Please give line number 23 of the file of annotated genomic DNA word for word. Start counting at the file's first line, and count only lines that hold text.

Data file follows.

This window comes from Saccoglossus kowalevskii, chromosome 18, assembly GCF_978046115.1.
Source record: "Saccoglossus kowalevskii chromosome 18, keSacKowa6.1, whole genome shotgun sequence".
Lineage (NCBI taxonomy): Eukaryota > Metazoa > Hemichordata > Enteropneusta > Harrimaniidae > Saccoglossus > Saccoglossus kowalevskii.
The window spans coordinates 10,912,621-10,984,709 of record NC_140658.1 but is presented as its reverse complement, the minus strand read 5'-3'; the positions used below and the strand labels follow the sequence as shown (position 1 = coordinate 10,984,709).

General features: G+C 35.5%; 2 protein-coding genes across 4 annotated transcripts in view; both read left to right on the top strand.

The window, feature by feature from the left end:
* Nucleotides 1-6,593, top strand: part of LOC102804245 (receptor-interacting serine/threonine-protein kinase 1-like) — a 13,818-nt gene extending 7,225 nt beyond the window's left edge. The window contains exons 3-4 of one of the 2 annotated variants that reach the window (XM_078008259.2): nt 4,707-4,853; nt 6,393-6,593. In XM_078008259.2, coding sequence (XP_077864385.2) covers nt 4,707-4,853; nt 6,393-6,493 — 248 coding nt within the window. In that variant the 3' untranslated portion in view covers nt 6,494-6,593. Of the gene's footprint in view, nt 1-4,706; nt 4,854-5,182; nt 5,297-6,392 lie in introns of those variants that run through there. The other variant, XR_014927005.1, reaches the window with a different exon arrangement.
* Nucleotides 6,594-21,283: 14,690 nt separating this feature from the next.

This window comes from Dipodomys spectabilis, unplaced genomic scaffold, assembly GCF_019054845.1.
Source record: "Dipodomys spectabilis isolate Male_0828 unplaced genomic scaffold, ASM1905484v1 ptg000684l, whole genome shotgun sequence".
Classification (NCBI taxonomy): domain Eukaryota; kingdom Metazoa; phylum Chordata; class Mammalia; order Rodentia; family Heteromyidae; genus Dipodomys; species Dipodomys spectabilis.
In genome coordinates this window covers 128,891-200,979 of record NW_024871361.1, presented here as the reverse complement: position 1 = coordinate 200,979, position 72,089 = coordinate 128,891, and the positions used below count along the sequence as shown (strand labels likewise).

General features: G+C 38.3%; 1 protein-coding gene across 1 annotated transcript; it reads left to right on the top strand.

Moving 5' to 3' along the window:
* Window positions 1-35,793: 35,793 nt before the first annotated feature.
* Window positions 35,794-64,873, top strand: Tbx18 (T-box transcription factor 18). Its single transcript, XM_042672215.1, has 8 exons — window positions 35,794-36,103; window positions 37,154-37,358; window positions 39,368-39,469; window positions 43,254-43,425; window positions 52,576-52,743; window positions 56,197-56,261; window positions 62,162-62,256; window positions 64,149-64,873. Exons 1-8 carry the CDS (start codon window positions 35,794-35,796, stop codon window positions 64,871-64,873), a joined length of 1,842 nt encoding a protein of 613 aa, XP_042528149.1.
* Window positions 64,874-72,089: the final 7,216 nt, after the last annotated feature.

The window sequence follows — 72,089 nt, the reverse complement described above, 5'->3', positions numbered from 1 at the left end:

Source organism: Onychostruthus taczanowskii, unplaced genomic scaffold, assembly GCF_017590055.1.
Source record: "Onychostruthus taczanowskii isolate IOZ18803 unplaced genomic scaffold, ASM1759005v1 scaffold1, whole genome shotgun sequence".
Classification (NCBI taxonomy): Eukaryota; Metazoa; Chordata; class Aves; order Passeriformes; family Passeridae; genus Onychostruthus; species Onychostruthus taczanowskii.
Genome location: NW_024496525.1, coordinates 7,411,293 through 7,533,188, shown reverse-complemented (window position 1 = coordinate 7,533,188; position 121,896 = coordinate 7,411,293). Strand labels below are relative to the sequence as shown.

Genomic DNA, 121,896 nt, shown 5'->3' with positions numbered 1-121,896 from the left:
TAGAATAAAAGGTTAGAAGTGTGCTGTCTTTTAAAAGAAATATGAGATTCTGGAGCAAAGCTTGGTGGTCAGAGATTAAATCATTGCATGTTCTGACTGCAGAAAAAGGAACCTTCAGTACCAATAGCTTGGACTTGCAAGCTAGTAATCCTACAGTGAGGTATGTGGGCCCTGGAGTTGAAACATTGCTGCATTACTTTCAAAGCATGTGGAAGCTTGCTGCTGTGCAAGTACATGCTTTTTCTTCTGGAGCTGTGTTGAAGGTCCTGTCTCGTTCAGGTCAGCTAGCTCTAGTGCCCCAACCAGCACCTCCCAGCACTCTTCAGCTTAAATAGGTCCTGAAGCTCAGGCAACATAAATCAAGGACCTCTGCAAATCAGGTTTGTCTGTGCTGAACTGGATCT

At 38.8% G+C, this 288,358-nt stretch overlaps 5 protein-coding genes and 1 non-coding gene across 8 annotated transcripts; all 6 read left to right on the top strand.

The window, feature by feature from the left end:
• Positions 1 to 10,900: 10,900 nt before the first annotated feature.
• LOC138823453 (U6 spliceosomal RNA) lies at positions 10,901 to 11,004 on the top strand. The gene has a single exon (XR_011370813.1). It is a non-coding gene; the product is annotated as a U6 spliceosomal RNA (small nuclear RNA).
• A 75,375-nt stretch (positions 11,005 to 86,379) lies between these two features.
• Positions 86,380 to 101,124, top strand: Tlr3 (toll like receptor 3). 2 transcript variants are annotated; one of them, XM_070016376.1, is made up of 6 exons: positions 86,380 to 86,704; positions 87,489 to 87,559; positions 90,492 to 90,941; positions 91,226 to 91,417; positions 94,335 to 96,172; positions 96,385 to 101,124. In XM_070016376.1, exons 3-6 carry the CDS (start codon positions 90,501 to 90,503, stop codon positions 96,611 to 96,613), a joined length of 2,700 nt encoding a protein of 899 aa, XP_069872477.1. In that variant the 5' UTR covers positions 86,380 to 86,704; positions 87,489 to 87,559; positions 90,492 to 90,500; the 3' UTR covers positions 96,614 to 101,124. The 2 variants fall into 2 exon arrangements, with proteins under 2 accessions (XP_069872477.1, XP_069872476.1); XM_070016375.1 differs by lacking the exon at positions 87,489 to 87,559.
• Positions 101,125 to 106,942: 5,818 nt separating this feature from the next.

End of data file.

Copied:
Genomic DNA, 121,896 nt, shown 5'->3' with positions numbered 1-121,896 from the left: